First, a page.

A Beginner’s Guide to Fiber Optic Terminologies
Every expert was once a beginner. Who’s to say you should know everything overnight? So, let’s start small. We start off with the very basic terms used in the field of fiber optics, because how can you understand a discussion when you don’t what they’re talking about? The most important thing every technician or employee should know in fiber optics are the basic terms encountered not only in the internal environment but also when you are working in the field. Here are those important terms to understand in becoming productive and efficient fiber infrastructure professional:
Channel or link loss
The total path loss or attenuation between the transmitter and receiver is the sum of various loss mechanisms: scattering, microbending and macrobending and interconnection is called the channel or link loss. It may cause to limit the numbers of connections allowed as well as the maximum system length.
Rayleigh scattering results from variations in density and composition of the glass that also triggers the loss in intrinsic fibers.
Microbends and Macrobends
Light ray striking the fiber core-cladding interface at an extensive angle, allowing it to escape and increase loss is caused by Microbends. Microbends is defined as the deflection of the optical fiber axis. While on the other hand, Macrobends is bend or loop in the fiber that causes the power to be lost from the core and inducing additional loss.
Splices and connectors that is connected to interconnection loss can be divided into intrinsic and extrinsic. Axial, angular and transverse misalignment of the fiber cores may result to connection loss.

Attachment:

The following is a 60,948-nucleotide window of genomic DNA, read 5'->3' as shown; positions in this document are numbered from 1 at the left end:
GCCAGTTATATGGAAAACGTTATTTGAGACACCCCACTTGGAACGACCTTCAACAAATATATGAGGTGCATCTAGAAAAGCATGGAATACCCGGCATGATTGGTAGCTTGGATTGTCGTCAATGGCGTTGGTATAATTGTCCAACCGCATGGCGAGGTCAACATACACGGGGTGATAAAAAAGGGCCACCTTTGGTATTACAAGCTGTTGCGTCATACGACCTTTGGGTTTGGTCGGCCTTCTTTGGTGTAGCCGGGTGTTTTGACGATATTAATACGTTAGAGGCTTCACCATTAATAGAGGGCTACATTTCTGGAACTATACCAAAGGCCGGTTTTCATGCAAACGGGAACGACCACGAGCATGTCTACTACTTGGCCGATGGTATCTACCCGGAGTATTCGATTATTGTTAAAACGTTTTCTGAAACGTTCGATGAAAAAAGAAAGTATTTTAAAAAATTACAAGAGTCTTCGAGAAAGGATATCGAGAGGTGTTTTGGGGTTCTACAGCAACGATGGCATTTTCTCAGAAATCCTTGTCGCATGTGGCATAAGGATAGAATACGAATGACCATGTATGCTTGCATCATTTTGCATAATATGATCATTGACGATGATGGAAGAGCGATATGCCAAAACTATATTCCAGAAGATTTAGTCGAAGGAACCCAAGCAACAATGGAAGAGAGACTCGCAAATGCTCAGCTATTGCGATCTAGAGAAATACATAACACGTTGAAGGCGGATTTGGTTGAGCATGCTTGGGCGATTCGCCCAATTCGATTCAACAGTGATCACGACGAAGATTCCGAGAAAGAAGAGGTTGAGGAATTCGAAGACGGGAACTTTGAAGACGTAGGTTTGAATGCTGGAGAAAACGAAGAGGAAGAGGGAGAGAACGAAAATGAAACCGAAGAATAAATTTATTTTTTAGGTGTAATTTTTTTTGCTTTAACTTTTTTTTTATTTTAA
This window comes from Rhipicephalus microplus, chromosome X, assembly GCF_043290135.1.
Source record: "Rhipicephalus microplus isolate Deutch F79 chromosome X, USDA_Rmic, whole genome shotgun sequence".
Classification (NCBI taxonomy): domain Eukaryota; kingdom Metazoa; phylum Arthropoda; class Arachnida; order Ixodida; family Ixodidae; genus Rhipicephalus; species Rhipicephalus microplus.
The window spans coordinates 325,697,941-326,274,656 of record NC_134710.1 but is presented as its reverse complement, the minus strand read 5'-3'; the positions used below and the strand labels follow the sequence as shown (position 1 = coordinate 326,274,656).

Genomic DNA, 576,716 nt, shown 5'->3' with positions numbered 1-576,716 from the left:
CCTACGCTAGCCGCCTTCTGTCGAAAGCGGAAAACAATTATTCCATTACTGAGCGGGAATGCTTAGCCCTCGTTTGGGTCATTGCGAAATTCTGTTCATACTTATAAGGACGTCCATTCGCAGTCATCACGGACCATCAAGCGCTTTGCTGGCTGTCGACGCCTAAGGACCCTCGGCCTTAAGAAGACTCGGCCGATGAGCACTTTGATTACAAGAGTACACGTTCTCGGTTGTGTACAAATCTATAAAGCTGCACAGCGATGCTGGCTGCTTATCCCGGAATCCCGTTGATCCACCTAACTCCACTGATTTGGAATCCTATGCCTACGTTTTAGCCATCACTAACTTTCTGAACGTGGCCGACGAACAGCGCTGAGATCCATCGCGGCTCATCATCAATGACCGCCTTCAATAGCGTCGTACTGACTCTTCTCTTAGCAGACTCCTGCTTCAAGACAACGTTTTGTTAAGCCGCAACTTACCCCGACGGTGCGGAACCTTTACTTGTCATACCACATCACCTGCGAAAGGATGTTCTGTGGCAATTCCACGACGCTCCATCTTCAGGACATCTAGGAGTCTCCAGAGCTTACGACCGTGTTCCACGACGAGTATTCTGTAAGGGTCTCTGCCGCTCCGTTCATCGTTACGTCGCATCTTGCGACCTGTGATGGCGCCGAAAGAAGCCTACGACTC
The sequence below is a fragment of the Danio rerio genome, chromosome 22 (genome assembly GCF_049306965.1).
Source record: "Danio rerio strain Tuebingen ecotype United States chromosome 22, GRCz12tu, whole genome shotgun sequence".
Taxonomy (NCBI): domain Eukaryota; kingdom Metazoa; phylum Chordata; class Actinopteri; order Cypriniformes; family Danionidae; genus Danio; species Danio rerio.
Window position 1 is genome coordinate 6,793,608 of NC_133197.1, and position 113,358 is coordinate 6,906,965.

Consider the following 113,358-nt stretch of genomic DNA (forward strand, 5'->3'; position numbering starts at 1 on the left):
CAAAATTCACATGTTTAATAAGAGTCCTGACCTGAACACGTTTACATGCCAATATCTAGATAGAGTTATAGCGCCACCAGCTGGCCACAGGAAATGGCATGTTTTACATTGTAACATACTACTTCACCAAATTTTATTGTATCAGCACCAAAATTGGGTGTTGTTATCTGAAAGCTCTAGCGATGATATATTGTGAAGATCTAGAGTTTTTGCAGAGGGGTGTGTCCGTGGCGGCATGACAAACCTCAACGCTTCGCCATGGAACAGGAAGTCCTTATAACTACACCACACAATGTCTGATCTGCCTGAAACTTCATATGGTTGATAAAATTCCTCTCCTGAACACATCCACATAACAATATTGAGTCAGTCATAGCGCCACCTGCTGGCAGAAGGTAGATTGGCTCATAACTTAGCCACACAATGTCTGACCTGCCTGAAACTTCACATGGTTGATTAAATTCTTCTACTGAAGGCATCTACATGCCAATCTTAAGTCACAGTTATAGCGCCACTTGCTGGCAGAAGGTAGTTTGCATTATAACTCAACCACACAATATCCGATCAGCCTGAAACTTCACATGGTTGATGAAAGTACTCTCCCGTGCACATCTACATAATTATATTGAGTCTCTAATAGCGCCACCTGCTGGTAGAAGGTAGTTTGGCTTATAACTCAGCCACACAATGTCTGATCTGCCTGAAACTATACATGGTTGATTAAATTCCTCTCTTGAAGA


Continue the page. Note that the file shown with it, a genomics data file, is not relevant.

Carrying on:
As pulse of light spread, it travels the length of the fiber. Overlapping of pulses may occur that can sometimes result to intersymbolic interference. If there is lesser intersymbolic interference occur there would be greater data transmission. Dispersion is the major cause of intersymbolic interference.
The tendency for different wavelengths to travel at different speeds in a fiber is called the chromatic dispersion. If operated at wavelengths where chromatic dispersion is high, optical pulses tend to broaden as a function of time or distance and cause intersymbol interference. Although multimode fiber exhibits relatively high chromatic dispersion at the 850 nm wavelength, the use of controlled launch lasers (VCSELs) in gigabit networks and the distances in the LAN minimize the effects.
This kind of dispersion often occur in multimode fiber system that exist because of different light rays (modes) that have different optical path length along the fiber which means those light rays enters at the same time will not arrive at the same time.